Humanities and sciences set to lose tenured professors | New








The University of Montana’s College of Humanities and Sciences could lose 15 full faculty members after UM administrators offered early retirement incentives to senior college professors this fall.

The 15 faculty members tentatively accepted an offer extended to 39 full-time and tenured faculty before the Nov. 1 deadline, according to UM’s director of strategic communications Dave Kuntz. The early retirement offers come as UM’s largest college has suffered multi-million dollar cuts in recent years.

Julie Baldwin, associate dean of humanities and sciences, said the retirements are due to the college’s current budget and declining enrollment.

“So this retirement incentive is an attempt to help align our budget with our current college enrollments, while maintaining our programs and offerings,” she said.

Baldwin said the college, which has around 20 programs and departments, has around 3,100 students, down 5% of pre-COVID enrollments in 2019. The University recently increased its overall numbers by 3% this fall.

She said the college currently has around 225 faculty members. According to Kuntz, there are around 480 professors in total under contract for fiscal year 2022.

Faculty members eligible for early retirement must be at least 86 years of combined age and years of service at UM. They had until November 7 to make a final decision.

Those who accepted the offer will receive their base salary after leaving the university, according to acting provost Reed Humphrey.

Maddie Hagan, a history and philosophy graduate, said retired professors would not be replaced.

“The potential of losing 15 teachers is terrible because it means 15 teachers will not be replaced,” she said.

Hagan quoted Robert Greene, a Russian history professor who died last December. She said her place was left vacant at the college.

Hagan said a lack of courses and gaps in the curriculum already exist at the college and buybacks will only get worse with retirements. She said she experienced the lack of available courses as she tried to complete all of her graduation requirements as a double major.

Baldwin said new professors can be hired behind retired professors inexpensively to help meet “critical needs.”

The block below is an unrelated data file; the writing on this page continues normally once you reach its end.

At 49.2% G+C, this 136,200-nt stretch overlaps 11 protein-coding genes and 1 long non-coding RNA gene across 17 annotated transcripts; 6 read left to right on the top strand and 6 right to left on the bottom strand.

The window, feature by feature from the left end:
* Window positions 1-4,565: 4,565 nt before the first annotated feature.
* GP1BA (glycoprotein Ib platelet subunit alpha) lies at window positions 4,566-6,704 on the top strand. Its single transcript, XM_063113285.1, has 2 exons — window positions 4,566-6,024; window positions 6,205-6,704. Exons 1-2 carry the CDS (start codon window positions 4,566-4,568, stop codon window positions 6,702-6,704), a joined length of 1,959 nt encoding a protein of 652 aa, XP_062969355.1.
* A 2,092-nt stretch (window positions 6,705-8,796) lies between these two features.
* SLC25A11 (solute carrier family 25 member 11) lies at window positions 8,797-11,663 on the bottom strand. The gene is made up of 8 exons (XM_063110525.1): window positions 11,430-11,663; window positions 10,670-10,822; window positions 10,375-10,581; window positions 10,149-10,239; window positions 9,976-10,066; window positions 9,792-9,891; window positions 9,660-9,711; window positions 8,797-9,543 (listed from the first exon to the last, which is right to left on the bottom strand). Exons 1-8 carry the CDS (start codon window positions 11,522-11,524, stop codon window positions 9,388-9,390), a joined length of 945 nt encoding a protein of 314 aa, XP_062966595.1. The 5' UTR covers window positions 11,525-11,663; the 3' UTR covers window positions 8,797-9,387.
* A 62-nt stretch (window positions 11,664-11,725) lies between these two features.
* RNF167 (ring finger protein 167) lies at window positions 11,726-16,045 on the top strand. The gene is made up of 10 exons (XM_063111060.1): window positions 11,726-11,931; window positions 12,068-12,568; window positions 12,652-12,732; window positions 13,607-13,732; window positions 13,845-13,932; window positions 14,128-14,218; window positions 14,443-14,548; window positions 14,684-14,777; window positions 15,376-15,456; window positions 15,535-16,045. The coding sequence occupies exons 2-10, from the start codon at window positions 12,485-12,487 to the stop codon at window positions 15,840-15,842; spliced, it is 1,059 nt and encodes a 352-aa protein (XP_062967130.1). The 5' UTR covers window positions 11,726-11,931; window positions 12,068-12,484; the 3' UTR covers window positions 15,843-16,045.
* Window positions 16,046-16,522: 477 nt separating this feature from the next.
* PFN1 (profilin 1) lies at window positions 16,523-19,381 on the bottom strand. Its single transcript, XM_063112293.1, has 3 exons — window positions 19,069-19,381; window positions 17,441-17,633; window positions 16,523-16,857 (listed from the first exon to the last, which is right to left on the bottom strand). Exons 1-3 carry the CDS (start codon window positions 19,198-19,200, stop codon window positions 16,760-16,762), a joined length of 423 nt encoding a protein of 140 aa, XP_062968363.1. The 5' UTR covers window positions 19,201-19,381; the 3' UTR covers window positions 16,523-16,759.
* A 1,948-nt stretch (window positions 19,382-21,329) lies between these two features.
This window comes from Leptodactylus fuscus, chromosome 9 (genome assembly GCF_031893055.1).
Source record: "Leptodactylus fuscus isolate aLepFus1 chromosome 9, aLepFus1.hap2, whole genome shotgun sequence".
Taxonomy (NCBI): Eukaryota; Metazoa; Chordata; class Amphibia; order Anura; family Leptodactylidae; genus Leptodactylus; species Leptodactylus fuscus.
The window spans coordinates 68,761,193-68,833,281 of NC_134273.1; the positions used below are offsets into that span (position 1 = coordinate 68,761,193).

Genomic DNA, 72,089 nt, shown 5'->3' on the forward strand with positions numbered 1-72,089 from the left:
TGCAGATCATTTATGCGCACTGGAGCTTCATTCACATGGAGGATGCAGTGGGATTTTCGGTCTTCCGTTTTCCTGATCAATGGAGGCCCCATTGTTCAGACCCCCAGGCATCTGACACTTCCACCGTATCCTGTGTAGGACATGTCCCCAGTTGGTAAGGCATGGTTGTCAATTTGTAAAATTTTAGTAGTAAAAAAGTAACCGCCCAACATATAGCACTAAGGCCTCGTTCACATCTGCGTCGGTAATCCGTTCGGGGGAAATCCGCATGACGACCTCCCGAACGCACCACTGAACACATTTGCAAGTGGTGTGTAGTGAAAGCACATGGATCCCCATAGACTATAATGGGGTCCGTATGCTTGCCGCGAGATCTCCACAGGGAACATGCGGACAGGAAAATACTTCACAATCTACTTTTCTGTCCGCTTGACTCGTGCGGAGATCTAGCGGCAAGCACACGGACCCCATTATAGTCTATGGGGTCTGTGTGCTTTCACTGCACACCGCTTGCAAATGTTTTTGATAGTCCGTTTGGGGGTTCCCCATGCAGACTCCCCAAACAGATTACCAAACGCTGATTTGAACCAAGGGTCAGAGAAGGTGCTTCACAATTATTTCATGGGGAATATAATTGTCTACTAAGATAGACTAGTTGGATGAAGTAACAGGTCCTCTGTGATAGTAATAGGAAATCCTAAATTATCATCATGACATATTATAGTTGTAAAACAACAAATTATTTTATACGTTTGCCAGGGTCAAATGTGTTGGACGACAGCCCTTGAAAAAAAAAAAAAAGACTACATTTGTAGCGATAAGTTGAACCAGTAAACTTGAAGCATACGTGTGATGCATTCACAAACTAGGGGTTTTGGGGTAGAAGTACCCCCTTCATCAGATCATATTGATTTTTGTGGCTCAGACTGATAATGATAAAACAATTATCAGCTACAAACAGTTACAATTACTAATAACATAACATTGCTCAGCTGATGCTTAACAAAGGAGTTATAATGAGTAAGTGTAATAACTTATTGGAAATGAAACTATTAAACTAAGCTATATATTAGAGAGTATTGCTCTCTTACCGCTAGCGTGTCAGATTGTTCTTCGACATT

Humphrey said the benefits of offering the early retirement incentives outweigh the risks.

“The benefit of the early retirement incentive is a lot like this gross reduction in spending,” he said. “The risk, of course, is that you lose productive senior professors who choose to retire early. “

Humphrey said the university will address any possible gap in the curriculum left by the retirements.

“When a key faculty member leaves the University for another job, or retires and creates a gap in the curriculum, it is essential that the University address that gap,” he said. declared.

Humphrey said retirements are one way to meet the budget cuts planned for the college. He said the cuts were a way to reallocate funds to programs that are growing at UM.

Hagan staged a protest last spring in response to a March proposal for $ 2.6 million in college budget cuts by 2023. The college has suffered $ 10.4 million in cuts since 2015.

Baldwin said the cuts budgeted by 2023 will actually be around $ 2 million due to savings in the last fiscal year.

The retirement offers also aim to increase the student / teacher ratio. Stacey Eve, acting assistant vice president of operations and finance, said retirements will bring UM closer to the goal of an 18-to-1 student-faculty ratio.

The UM student-faculty ratio is budgeted at 17 to 1, as measured by the University’s operating budget for fiscal year 2022.

Baldwin, who has worked at the college for 16 years, said there was always fear that cuts to the college could lead to a further drop in enrollment.

“I have been here throughout this period, and I hope not, that we have still, despite all these budget cuts, been able to maintain most of our offers and programs,” she said. declared.

Baldwin pointed to the college’s recently added bachelor’s degree in creative writing and said the college is considering potentially adding more programs, even in light of retirements.

Humphrey said full-year employees have until May 14 to retire and full-year employees have until June 30. Payments must take place within 90 days of the dates.

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